Advances in computing power, data management and communications bandwidth make the Internet of Things (IoT) a clear and present alternative towards transforming grid resilience and efficiency. As defined by the IEEE’s IoT initiative, IoT is “A network of items – each embedded with sensors – which are connected to the internet”. Many intelligent electronic devices deployed at substations and distribution networks, coupled with a grid architecture involving applications, sensors and networking can make the existing infrastructure smarter.

The challenge is charting a path to achieve the intelligent grid vision using cost-effective strategies. Meeting this challenge requires tuning out the noise about industry disruption to identify and seize the opportunities that IoT technologies enable. To realise the full potential of IoT technologies, we need to understand how to create and capture value from information

An intelligent grid doesn’t have to be billions of dollars and decades away. Meeting the challenge requires navigating the hype about ‘smart devices’ and considering proven, smart approaches to electricity data collection and management, where the real value of the smart grid lies – for consumers, retailers and generators. The time to seize the opportunity presented by the Internet of Things is now.

To learn more about how electricity stakeholders in the Australian utilities space can find inexpensive alternatives to smart data collection, read the DataCol white paper – The Long Road to AMI.

DataCol has decades worth of experience in delivering cost-effective metering solutions and practical advice to electricity industry stakeholders around the world.

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Strongcast – a powerful partner to complement Itron’s water solutions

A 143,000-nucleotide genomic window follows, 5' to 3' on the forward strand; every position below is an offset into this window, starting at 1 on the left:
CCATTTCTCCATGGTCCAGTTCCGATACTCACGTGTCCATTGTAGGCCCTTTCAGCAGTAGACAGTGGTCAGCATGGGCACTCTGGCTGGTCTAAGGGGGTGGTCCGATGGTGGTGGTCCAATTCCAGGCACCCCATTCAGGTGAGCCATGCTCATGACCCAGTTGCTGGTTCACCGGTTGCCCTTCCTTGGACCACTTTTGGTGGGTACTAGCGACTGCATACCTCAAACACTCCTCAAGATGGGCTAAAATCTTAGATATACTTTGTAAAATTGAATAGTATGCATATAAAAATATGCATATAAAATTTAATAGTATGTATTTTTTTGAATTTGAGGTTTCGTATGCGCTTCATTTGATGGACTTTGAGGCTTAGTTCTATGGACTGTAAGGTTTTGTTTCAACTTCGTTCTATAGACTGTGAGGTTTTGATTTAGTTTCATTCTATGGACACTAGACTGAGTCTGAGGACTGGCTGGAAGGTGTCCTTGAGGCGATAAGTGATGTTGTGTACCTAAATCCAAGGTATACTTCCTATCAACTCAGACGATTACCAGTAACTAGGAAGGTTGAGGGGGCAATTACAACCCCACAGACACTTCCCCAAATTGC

Strongcast setup
Strongcast has been working alongside Itron in Australia since 2011 and in that time has developed a range of ancillary products to complement Itron’s world class water solutions. Since Strongcast’s arrival, an innovative range of products has continually been introduced to the domestic metering sector that has not been seen before.

Strongcast Manifold Metering Solution Installation

Strongcast has been able to design, trial and produce such practical solutions due to a long history of plumbing works and a coherent comprehension of Utility services. Strongcast has been able to design and manufacture metering networks with the least amount of connection points, set and protect assets in ground as well as offer a robust and future proof network. The Strongcast virgin DR brass valves, fittings and manifold bases can be expected to last decades in the ground and still allow for itemised maintenance if necessary.

StrongCast Manifold Metering Solution – 25mm Polyethylene Pipe + Additional Downstream Ball Valve

Queensland Urban Utilities is one of Australia’s largest water authorities and relies heavily on manifold water meters in high populations. Strongcast’s manifold product range has been used for a number of years here and has solved many of the issues that became extremely costly for the utility. Diaphragm valves and polymer ball valves have all been banned in QUU due to the high failure rate and the consequential cost their maintenance created.

Strongcast and Itron have delivered a system that has allowed the Councils to be able to use both manifold and inline meters alike in very similar assemblies, making this versatile system ideal for both scenarios if ever desired.

Strongcast Moulded Meter Bracket

As many Utilities race towards advanced metering solutions, it must be emphasised that even the smartest meters can be hindered by poor performing ancillary components. The meter is the heart of any billing assembly, yet the neighbouring parts are just as critical to the success of this asset.

Through the DataCol and Itron partnership, Strongcast can now also enter the New Zealand metering space to offer a superior range of products. DataCol take an agnostic, multi-vendor approach, which enables them to work with multiple meter brands at utilities and councils. It gives New Zealand water utilities and councils the flexibility to use multi-meter networks, rather than replacing any current meters with vendor exclusive equipment. DataCol clients save time and money, while still producing reliable, quality results. The open technology framework of DataCol also protects their client’s investment – if another type of meter is added to the infrastructure in the future, they would still be able to read that meter-generated data using the DataCol solution.

To find out more about the benefits Strongcast, Itron and DataCol can bring to your New Zealand water utility infrastructure, give Mark from DataCol a call on 021 416 311.